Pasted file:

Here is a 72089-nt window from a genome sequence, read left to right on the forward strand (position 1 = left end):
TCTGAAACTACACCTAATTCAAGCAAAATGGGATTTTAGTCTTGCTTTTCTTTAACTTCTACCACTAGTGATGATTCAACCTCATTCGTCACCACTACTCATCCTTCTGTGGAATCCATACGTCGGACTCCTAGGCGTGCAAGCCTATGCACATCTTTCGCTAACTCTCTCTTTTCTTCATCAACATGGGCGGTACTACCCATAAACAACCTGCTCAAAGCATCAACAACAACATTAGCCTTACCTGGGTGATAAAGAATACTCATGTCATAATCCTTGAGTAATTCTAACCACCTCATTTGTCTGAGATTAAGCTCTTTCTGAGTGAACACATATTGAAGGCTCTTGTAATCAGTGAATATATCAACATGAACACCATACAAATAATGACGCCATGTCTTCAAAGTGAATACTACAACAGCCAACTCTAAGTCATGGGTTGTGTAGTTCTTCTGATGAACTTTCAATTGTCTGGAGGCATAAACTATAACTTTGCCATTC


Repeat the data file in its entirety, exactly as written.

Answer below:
Here is a 72089-nt window from a genome sequence, read left to right on the forward strand (position 1 = left end):
TCTGAAACTACACCTAATTCAAGCAAAATGGGATTTTAGTCTTGCTTTTCTTTAACTTCTACCACTAGTGATGATTCAACCTCATTCGTCACCACTACTCATCCTTCTGTGGAATCCATACGTCGGACTCCTAGGCGTGCAAGCCTATGCACATCTTTCGCTAACTCTCTCTTTTCTTCATCAACATGGGCGGTACTACCCATAAACAACCTGCTCAAAGCATCAACAACAACATTAGCCTTACCTGGGTGATAAAGAATACTCATGTCATAATCCTTGAGTAATTCTAACCACCTCATTTGTCTGAGATTAAGCTCTTTCTGAGTGAACACATATTGAAGGCTCTTGTAATCAGTGAATATATCAACATGAACACCATACAAATAATGACGCCATGTCTTCAAAGTGAATACTACAACAGCCAACTCTAAGTCATGGGTTGTGTAGTTCTTCTGATGAACTTTCAATTGTCTGGAGGCATAAACTATAACTTTGCCATTC